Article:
The subjects trained for 15 hours a week plus one match a week. They performed endurance training sessions (running at varying intensity below and above the anaerobic threshold), fartleck (interval training), strength training sessions (with loads at 80–90% of one maximal repetition), sprint training sessions, technical training sessions, and rugby specific fight training sessions each week. Matches consist of two halves, each of 40 minutes, separated by a 10 minute recovery period, and are contested by two teams of 15 players (eight forwards and seven backs).
Physical performance measurements
To evaluate the performance of each subject, we chose tests to represent different aspects of physical fitness in rugby.16 These were performed three minutes after anthropometric assessment. The order of the tests was always aerobic capacity followed by vertical jump.
Maximal oxygen consumption (Vo2max)17 was estimated using a bicycle ergometer; the mean (SE) value for the group was 55.6 (0.8) ml/kg/min.
Sprinting speed was measured over 10 m and 40 m. These two distances are thought to indicate the initial acceleration and maximum sprinting capabilities respectively.18,19 After their usual warm up routine, the subjects performed two trials of maximum effort, sprinting over 40 m on their usual turf training surface. Light gates integrated to the timing system (DDHE, Bungendore, Australia) were placed at the 0, 10, and 40 m marks. Mean (SE) times were 1.8 (0.1) seconds for the 10 m run and 5.45 (0.3) seconds for the 40 m run.
Vertical jumping height was determined on a platform20 connected to a digital timer. The test battery consisted of vertical jumps performed from a standing position (a) without a preliminary counter movement jump (squat jump; SJ) and (b) with a preliminary counter movement jump (CMJ). Mean (SE) performances were: SJ, 40.5 (0.5) cm; CMJ, 42.1 (0.9) cm.
The mechanical power of the lower limb extensor musculature was measured in a jumping test. The subjects performed successive maximal jumps (CMJ) on the platform during a period of 30 seconds keeping their hand on their hips. The cumulative flight time and the number of jumps performed formed the basis for the calculations of mechanical power.21 Mean (SE) for 30 seconds of jumping was 28.2 (0.6) W/kg.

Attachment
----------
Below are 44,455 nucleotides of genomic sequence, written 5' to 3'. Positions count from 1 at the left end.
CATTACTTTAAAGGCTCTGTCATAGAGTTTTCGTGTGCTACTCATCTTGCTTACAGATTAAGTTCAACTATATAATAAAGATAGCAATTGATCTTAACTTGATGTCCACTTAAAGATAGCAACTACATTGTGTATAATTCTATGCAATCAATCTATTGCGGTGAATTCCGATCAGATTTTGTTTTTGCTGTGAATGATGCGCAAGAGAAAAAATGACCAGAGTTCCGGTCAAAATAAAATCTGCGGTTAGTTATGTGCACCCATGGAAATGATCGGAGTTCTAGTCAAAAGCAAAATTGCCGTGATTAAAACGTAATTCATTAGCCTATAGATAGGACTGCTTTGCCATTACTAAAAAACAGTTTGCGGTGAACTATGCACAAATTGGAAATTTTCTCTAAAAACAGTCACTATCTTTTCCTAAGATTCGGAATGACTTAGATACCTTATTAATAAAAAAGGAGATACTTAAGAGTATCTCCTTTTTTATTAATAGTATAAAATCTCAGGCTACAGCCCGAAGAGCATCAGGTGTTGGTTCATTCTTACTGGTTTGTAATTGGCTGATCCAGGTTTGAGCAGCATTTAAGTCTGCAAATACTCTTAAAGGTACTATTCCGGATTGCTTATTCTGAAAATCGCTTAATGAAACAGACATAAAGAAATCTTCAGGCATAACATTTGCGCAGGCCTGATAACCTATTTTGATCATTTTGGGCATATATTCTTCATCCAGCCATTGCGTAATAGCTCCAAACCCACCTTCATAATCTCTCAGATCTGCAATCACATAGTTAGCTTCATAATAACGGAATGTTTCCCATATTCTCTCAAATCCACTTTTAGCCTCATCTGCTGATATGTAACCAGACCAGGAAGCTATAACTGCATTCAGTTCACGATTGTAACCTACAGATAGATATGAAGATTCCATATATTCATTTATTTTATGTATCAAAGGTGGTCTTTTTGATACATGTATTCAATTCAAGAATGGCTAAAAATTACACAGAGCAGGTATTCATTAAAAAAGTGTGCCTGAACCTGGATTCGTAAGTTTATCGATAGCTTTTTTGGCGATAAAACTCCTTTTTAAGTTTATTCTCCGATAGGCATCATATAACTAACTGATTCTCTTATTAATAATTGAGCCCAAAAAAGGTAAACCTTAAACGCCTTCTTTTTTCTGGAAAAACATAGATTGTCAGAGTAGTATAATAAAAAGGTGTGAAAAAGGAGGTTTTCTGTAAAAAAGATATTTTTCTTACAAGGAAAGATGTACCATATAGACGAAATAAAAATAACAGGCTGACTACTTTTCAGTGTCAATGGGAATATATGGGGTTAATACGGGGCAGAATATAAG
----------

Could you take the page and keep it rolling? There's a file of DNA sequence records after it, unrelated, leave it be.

Three saliva samples were taken from each subject during a rest day (24 hours without training). To avoid the effects of the circadian rhythm and variations in food intake on hormonal secretion, the three saliva samples were taken immediately after getting up (8 am), before breakfast (11 am), and in the evening (5 pm). These three points enabled us to determine a mean concentration over the day.
The saliva samples were stored in a freezer at −30°C. Concentrations of salivary cortisol and testosterone were measured using a radioimmunological method routinely used and validated in our laboratory: sensitivity, 15 pg; accuracy, 10.5%; intra-assay reproducibility, 6.1%.14 All hormone samples were tested in the same series to avoid any variations between tests.
A standardised questionnaire of early clinical symptoms of the overtraining syndrome was proposed. This psychological scale for overtraining was devised by the consensus group on overtraining of the French Society of Sports Medicine.8 This French questionnaire contains 54 psychocomportemental questions requiring answers of “yes” or “no”. The score is given by the sum of “yes” answers (fig 1). The questionnaire was administered on the day that the saliva samples were taken.
The data were analysed using the SPSS version 10.0 software. All values are expressed as mean (SE). Correlations between hormonal data and the score obtained in the overtraining questionnaire were determined using the Spearman correlation coefficient. p<0.05 was considered significant.
The mean score obtained in the overtraining questionnaire was 9.5 (0.8) (maximum 25 and minimum 0). In an assessment on 2000 questionnaires (unpublished study), a mean of 8.9 was found, and the 10th centile corresponded to a score of 20.
Table 1 gives salivary cortisol and testosterone concentrations as well as the testosterone/cortisol ratio. The different salivary concentrations of cortisol and testosterone at different times of day (8 am, 11 am and 5 pm) give a good demonstration of diurnal rhythm. Both cortisol and testosterone are more concentrated at the beginning of the day (8 am) and less concentrated at the end of the afternoon (5 pm).